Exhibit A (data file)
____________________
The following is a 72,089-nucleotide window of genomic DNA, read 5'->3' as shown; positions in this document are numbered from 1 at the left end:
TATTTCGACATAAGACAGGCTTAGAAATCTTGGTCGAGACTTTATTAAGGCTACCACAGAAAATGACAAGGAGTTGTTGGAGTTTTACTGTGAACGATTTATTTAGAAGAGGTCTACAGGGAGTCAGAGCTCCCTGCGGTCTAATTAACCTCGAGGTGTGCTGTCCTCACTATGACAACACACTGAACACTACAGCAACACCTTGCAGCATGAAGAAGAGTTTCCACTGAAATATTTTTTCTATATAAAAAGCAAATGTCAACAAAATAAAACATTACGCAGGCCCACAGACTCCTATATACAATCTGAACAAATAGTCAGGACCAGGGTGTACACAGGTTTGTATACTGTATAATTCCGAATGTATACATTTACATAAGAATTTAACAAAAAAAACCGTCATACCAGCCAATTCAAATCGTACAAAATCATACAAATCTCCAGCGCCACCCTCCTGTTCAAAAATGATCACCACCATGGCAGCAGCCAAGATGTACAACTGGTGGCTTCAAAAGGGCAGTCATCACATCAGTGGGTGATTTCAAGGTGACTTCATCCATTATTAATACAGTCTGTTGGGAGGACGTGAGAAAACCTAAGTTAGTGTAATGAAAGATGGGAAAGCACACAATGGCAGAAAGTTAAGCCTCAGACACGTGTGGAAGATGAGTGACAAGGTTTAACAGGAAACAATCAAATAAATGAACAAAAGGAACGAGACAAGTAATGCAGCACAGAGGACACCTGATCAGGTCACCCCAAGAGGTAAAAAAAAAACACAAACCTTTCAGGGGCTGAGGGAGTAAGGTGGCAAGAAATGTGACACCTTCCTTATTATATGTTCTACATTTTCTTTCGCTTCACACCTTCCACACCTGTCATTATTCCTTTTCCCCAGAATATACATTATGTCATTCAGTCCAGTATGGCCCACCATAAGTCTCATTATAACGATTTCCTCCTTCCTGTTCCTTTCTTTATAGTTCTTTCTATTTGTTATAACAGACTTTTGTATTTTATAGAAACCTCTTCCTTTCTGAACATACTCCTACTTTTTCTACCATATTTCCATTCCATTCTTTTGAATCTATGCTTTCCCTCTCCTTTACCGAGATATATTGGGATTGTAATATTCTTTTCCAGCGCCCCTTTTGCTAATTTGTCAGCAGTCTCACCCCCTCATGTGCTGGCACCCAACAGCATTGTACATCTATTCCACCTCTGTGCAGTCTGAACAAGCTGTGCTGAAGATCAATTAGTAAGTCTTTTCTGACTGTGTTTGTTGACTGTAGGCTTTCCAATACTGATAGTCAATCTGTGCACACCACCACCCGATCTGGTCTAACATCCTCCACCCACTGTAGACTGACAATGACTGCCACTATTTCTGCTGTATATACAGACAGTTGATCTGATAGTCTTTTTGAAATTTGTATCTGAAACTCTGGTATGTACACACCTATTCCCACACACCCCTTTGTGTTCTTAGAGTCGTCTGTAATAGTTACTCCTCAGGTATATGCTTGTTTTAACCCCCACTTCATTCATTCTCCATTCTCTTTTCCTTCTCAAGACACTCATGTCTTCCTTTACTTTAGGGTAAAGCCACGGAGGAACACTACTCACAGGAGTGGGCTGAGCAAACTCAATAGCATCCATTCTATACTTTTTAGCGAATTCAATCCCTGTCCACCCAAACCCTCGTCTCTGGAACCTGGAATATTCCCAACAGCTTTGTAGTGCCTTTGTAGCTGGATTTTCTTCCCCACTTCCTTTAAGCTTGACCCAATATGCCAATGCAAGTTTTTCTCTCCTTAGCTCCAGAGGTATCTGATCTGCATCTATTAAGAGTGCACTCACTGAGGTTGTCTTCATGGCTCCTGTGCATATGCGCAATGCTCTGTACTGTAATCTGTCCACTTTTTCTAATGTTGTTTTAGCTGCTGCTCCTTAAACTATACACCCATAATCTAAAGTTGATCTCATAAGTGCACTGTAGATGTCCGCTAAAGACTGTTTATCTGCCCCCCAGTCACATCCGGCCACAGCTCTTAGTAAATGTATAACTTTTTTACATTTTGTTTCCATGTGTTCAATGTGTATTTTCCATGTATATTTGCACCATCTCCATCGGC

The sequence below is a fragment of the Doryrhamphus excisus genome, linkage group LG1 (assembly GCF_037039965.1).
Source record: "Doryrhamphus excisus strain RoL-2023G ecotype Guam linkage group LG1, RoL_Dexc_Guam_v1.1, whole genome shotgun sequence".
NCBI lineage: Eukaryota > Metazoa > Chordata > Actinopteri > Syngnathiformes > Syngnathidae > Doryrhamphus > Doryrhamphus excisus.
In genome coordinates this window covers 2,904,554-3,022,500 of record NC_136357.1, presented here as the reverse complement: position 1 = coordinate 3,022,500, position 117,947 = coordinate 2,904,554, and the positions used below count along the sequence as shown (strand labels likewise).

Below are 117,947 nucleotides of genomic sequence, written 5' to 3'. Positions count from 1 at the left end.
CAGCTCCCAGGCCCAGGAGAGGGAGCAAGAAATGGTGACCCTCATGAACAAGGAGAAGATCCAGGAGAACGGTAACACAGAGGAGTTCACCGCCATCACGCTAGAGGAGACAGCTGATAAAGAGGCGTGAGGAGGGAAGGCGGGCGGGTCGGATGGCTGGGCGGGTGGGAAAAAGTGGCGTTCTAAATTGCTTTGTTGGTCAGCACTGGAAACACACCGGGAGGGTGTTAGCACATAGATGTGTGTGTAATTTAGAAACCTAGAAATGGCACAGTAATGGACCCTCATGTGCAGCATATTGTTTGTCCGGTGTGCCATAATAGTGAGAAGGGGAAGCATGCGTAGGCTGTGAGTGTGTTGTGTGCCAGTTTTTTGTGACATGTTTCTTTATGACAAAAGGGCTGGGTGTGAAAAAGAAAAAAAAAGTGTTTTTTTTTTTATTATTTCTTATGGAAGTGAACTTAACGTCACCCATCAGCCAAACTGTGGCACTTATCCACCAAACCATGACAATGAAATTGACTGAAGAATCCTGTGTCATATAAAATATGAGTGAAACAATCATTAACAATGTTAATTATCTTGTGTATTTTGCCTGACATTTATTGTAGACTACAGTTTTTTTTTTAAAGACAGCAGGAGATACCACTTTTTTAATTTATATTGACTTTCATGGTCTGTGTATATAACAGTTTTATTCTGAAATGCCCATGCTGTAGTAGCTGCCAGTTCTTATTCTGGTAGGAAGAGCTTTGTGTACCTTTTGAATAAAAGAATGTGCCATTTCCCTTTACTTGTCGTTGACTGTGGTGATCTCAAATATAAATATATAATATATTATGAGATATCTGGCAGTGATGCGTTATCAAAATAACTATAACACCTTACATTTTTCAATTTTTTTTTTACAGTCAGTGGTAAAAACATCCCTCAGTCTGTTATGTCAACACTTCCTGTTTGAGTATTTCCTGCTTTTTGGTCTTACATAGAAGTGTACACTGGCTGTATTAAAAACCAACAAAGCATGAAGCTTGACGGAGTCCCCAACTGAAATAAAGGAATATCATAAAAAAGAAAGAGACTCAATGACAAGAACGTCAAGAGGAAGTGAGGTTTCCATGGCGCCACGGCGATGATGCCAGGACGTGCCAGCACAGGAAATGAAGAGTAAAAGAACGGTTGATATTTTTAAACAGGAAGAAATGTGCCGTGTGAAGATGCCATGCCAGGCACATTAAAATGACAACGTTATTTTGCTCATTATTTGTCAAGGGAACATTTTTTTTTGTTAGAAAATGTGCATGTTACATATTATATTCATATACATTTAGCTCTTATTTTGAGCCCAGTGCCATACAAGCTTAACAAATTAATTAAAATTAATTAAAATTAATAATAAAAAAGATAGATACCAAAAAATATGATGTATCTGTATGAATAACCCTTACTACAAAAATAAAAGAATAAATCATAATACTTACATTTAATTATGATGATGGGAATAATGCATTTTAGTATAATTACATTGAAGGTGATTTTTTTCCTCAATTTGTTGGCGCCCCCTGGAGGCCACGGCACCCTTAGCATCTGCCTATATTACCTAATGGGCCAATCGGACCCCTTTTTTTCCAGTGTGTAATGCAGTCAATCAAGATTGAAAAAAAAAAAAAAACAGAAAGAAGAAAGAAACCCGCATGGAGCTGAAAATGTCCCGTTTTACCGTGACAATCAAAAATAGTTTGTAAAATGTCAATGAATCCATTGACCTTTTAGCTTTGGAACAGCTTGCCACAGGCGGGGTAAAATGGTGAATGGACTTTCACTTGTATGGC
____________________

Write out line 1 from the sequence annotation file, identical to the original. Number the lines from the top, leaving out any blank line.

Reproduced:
The following is a 72,089-nucleotide window of genomic DNA, read 5'->3' as shown; positions in this document are numbered from 1 at the left end: